Climbing Jamie Givens

Dedication is Meditation

If you have read Siddharta by Hermann Hesse you may remember Vasudeva the enlightened ferryman. He spent his life shuttling people across the river and got all the answers that he needed from this one river. Some of us may know people who exude a similar sense of peace and have a unique ability to casually drop the most apt comment at the most appropriate time.

People who possess such characteristics are neither always practiced meditators nor are they expert yoga practitioners. I know of an Ayurvedic doctor who is highly intuitive in his field and maintains a quiet dignity and confidence outside of his practice. One of my music teachers has dedicated his life to sitar and he has a gracious presence about him.

Recently, I have found myself questioning whether the means towards such a sense of peace is as important as I have previously thought. Vasudeva found all the answers he needed from a particular river, the Ayurvedic doctor gets his answers from the teachings Ayurveda, my music teacher finds it from music, my late grandfather found it from his religion, my neighbour finds it from her family.

During my counselling training, we participated in many exercises that offered us tools that enabled us to explore our minds, habits, and experiences. The various theories that we learnt presented different means of achieving a similar goal – namely helping people to find a sense of ease in their life. Some theories were analytic at the core, offering the comfort that comes from making sense of matters; other theories were centred on the benefits of a nurturing environment, opening up a space to unfold thoughts and develop understanding of Self; yet other theories were more kinesthetic in essence using art, drama, or movement to expand our understanding of issues, offering the benefit of viewing matters from various perspectives.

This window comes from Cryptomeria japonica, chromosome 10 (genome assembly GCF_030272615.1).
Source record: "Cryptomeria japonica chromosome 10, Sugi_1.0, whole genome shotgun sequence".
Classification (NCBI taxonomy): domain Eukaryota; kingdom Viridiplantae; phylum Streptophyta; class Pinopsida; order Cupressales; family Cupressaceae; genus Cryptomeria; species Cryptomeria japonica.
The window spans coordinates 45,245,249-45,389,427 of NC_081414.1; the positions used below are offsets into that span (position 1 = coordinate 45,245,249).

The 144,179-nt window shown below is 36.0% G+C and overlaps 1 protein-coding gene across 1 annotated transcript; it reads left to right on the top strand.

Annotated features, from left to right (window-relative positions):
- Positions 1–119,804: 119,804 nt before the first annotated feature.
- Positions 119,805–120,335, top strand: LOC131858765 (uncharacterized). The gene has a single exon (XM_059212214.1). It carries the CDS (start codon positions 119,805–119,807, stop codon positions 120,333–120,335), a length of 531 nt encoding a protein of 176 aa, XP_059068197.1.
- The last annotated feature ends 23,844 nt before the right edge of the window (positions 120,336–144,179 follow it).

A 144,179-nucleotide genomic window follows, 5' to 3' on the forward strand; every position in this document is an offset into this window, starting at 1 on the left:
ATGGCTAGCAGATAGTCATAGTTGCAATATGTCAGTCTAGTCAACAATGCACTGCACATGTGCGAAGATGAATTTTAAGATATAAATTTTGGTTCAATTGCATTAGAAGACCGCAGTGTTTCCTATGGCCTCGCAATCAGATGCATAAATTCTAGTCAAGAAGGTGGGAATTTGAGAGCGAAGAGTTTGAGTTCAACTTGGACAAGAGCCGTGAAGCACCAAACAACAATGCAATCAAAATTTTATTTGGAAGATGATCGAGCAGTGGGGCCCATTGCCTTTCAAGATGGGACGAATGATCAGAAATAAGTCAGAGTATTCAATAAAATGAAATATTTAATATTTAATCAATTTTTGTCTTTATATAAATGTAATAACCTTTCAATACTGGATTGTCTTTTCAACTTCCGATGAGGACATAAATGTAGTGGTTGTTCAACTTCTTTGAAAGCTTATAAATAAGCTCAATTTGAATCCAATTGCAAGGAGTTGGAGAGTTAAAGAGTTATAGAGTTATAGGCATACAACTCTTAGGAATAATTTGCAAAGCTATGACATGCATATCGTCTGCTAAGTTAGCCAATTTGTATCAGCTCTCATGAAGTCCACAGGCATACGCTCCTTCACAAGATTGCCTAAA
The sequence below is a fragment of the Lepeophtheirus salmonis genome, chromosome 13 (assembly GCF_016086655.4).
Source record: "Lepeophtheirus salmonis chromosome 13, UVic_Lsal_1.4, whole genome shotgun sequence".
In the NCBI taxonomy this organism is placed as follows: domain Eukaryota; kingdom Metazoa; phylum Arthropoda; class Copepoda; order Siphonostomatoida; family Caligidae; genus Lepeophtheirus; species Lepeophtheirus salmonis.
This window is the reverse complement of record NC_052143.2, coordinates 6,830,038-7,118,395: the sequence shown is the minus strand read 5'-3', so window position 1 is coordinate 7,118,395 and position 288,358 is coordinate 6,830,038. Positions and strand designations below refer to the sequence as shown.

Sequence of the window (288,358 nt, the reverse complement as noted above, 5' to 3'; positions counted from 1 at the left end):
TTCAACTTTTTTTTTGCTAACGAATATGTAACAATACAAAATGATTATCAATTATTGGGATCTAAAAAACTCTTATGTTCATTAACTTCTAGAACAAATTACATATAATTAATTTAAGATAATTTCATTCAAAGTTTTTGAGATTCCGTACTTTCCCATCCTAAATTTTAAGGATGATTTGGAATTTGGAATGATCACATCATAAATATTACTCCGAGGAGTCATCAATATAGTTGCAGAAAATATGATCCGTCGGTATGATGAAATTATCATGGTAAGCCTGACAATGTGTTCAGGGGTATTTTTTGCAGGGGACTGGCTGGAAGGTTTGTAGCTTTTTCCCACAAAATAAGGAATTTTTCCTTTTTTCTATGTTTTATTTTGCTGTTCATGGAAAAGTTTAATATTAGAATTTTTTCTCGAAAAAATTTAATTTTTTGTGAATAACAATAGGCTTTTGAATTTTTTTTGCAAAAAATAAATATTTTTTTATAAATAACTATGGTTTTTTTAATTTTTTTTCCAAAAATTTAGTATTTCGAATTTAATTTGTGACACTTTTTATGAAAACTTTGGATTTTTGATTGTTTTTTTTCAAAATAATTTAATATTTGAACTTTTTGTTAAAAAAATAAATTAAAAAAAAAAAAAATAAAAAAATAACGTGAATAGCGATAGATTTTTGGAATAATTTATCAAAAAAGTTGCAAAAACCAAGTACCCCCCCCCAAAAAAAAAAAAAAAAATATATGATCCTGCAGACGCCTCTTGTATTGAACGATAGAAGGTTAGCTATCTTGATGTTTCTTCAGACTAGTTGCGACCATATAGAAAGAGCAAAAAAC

Is there one “right” way to help us to move closer or more truthfully towards a sense of peace or ease? Whether it be a theory, a philosophy or a spiritual path maybe the path in itself isn’t as important as we imagine it to be.  Our brains have evolved to filter and deduce in ways that makes it difficult if not impossible to be truly objective, therefore everyone risks perceiving what confirms already existing beliefs.

I have seen surfers, musicians, climbers, hikers, meditators, divers, yoga practitioners, runners, builders, farmers and many others who find a sense of inner peace through what they do. Maybe we just need to commit to seeking answers and to identify our goals in life, and with this regularly check what will matter most to us when we are on our death bed. Maybe the way towards peace, ease, happiness, or whatever ones desire in life is of less importance than the value of staying in touch with our goals and hopes for life.